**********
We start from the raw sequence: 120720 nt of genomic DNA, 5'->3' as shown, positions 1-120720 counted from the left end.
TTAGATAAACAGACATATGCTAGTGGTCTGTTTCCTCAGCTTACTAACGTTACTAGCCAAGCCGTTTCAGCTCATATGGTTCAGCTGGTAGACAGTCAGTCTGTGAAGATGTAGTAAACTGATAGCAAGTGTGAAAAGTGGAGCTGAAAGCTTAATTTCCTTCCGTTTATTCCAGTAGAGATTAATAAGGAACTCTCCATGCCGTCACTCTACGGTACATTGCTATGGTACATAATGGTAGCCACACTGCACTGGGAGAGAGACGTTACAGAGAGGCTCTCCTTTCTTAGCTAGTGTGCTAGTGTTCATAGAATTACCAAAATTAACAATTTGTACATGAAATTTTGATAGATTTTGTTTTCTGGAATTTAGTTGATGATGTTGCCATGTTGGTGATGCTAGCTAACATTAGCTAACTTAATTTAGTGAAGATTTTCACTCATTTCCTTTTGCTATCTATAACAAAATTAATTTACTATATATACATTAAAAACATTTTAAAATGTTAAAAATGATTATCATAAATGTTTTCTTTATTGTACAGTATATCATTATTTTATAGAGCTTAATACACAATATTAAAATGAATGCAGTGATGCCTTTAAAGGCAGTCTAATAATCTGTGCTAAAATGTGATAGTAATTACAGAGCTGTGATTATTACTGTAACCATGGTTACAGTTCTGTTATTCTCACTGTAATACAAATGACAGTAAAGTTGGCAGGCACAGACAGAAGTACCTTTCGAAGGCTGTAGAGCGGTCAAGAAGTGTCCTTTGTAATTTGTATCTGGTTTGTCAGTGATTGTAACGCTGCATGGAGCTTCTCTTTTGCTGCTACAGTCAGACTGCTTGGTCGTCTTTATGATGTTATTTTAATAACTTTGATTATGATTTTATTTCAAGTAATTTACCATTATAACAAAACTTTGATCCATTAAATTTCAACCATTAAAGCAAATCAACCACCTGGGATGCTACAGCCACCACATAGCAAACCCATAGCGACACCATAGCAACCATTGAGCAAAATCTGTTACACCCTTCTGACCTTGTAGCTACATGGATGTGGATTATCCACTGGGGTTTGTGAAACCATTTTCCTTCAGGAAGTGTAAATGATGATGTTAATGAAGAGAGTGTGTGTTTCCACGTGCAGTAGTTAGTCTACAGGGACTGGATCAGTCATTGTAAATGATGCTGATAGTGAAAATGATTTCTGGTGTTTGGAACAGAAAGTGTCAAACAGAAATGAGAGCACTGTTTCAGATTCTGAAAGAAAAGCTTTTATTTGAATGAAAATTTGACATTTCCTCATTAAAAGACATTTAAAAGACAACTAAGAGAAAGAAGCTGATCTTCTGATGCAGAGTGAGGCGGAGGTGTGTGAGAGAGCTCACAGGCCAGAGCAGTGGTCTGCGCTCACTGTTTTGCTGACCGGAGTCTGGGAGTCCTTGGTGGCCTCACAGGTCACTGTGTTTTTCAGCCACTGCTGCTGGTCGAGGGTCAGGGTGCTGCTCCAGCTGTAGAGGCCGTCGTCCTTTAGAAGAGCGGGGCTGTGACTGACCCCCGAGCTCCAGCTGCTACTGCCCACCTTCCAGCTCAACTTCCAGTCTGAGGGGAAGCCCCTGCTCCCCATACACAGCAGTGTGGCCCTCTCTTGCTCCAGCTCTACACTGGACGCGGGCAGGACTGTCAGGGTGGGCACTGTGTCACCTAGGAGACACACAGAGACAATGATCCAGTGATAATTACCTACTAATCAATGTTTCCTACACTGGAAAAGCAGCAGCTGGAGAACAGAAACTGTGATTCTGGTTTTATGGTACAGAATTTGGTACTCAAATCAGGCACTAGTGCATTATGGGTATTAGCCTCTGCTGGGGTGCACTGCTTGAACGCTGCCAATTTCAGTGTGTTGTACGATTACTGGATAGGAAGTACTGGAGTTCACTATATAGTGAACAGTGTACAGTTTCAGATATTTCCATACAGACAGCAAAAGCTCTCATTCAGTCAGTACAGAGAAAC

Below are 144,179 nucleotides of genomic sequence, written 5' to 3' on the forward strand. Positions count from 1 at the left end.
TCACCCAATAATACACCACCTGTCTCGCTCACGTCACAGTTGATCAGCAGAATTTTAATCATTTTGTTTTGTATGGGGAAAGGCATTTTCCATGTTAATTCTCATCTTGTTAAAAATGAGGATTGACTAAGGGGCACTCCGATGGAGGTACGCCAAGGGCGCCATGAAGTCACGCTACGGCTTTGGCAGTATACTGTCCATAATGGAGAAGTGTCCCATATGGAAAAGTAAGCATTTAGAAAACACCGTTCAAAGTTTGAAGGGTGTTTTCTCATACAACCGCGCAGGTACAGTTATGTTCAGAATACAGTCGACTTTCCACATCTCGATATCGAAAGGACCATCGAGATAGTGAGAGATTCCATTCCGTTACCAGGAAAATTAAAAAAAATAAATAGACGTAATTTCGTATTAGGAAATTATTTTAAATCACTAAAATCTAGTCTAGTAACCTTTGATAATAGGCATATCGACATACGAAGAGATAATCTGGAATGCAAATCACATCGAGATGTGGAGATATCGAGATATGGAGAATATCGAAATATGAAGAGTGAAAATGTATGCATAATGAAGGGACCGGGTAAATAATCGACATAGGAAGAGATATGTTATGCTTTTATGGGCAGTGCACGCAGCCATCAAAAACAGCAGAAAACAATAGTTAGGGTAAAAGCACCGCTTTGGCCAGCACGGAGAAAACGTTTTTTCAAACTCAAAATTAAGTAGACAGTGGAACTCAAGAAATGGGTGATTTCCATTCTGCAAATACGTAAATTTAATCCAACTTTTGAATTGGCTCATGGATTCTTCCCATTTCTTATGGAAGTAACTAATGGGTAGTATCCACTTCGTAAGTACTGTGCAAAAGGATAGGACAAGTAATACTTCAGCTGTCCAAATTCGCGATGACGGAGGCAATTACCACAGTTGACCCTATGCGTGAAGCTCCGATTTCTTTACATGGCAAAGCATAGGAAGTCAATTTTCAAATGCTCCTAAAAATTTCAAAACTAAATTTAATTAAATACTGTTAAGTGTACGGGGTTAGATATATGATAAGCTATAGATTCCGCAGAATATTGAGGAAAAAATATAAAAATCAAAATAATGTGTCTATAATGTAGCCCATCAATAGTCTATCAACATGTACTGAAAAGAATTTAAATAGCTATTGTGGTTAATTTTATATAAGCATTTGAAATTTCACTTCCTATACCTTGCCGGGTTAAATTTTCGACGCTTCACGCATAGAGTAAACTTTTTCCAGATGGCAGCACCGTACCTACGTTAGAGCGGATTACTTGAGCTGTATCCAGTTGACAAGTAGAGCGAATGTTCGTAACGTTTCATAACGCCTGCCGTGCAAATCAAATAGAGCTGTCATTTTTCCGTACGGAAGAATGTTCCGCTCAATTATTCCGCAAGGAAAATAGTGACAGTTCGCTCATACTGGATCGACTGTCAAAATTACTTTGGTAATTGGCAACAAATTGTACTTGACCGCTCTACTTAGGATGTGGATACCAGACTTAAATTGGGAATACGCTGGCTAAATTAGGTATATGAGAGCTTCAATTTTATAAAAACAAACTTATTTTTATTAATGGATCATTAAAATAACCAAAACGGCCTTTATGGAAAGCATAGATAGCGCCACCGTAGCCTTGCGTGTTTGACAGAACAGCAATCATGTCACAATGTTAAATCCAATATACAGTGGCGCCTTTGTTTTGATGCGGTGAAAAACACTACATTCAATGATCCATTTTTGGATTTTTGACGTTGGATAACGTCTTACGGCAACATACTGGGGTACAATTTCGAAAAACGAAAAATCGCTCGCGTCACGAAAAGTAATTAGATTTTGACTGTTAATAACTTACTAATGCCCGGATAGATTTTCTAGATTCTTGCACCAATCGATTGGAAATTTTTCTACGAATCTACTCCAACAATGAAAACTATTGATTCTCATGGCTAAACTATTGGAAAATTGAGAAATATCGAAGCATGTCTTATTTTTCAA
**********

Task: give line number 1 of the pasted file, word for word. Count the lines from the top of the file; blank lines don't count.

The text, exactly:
We start from the raw sequence: 120720 nt of genomic DNA, 5'->3' as shown, positions 1-120720 counted from the left end.